A good friend of mine who is a sports physician wrote the majority of this post. Most of the information is programming content for growing athletes. Oftentimes she consults me on nutrition pieces in which we end up with collaborated works such as this one. Since boundaries can be helpful on multiple life fronts, I thought I would share it here as well.
Boundaries help to define where things start and end. They help to organize and make strategies. Interpersonal boundaries are similar to structural boundaries. They help define interpersonal relationships, such as how far you let someone into parts of your life. Poorly defined boundaries can lead to conflicts. Good boundaries will help you deal with conflict that arises throughout your life.
Understanding healthy boundaries allows us to know who we are and who we are not. Having healthy boundaries will help us be empathetic, and to treat ourselves and others with appropriate respect. The health of your values and beliefs can determine the health or your boundaries.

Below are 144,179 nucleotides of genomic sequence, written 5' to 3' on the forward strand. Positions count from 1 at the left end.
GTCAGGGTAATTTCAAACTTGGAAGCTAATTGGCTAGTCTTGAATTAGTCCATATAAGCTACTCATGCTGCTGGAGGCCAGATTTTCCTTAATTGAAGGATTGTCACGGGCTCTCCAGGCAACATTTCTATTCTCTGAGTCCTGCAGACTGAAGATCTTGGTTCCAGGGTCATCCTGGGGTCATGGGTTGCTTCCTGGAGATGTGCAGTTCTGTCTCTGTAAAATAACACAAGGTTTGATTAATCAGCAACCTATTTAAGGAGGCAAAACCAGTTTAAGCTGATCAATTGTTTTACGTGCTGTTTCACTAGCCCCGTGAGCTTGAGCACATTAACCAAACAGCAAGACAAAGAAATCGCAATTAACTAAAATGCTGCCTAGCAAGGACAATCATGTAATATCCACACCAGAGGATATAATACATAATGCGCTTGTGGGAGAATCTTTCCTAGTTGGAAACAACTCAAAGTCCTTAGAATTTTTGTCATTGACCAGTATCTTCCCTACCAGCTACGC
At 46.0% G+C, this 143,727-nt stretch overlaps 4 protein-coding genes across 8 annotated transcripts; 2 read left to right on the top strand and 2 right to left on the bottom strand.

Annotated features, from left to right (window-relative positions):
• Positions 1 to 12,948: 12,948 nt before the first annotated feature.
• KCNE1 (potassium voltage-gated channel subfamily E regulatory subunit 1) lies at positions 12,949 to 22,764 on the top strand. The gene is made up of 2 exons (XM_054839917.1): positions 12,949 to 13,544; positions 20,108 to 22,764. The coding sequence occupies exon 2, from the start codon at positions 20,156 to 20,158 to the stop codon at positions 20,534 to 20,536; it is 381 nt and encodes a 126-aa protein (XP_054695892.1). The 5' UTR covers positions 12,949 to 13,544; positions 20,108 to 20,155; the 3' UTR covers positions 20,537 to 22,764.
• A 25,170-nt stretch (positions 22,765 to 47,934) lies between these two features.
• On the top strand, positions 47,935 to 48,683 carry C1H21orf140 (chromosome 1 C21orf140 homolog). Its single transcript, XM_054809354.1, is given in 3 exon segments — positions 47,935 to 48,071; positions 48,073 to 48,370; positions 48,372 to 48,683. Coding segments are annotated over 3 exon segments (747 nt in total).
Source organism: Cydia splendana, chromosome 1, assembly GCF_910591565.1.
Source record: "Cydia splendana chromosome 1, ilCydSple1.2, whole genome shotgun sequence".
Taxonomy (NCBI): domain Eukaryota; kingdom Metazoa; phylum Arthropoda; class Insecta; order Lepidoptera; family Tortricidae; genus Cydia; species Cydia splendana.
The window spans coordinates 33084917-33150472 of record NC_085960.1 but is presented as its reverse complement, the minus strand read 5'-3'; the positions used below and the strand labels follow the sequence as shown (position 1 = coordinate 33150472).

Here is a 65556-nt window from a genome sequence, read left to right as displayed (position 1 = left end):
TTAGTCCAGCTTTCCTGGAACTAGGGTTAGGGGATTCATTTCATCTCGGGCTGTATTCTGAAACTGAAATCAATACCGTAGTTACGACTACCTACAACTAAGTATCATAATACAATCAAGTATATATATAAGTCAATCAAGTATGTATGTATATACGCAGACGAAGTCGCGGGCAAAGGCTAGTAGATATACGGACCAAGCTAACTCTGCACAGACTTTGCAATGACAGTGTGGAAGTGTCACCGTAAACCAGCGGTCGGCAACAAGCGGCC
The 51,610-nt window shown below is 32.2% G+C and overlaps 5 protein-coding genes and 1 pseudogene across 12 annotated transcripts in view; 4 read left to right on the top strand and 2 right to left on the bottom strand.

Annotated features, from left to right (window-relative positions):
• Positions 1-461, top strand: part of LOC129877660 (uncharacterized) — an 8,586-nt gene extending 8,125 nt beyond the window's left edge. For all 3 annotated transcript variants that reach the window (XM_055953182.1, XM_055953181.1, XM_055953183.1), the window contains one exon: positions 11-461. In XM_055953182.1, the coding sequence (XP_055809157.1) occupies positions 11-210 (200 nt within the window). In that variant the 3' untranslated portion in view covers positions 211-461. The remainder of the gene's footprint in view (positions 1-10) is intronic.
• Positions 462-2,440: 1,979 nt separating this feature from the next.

Core values are the foundation for healthy boundaries. When an individual knows what is important, it is clear what behaviors are acceptable and unacceptable for themselves and others. One fundamental skill is being able to communicate your needs effectively. In addition, knowing appropriate behaviors for various social contexts will convey your respect of others’ boundaries.
There are many different types of boundaries.
So what do boundaries have to do with nutrition? For someone moving towards eating disorder recovery, assessing boundaries (and also adjusting them when needed) is crucial. For example, working with a therapist to troubleshoot "diet talk" that happens at school with your friends may be helpful. Setting social media boundaries such as setting time limits (which is proven to improve mental health), choosing content more in line with your values, or deciding to avoid engaging in online confrontations could all be healthy boundaries.
Communication is the key to helping others know what you will tolerate. Learning more about your communication style and what interactions you prioritize will go a long way in how you can communicate effectively. Contact us for more information on therapists who specialize in this area.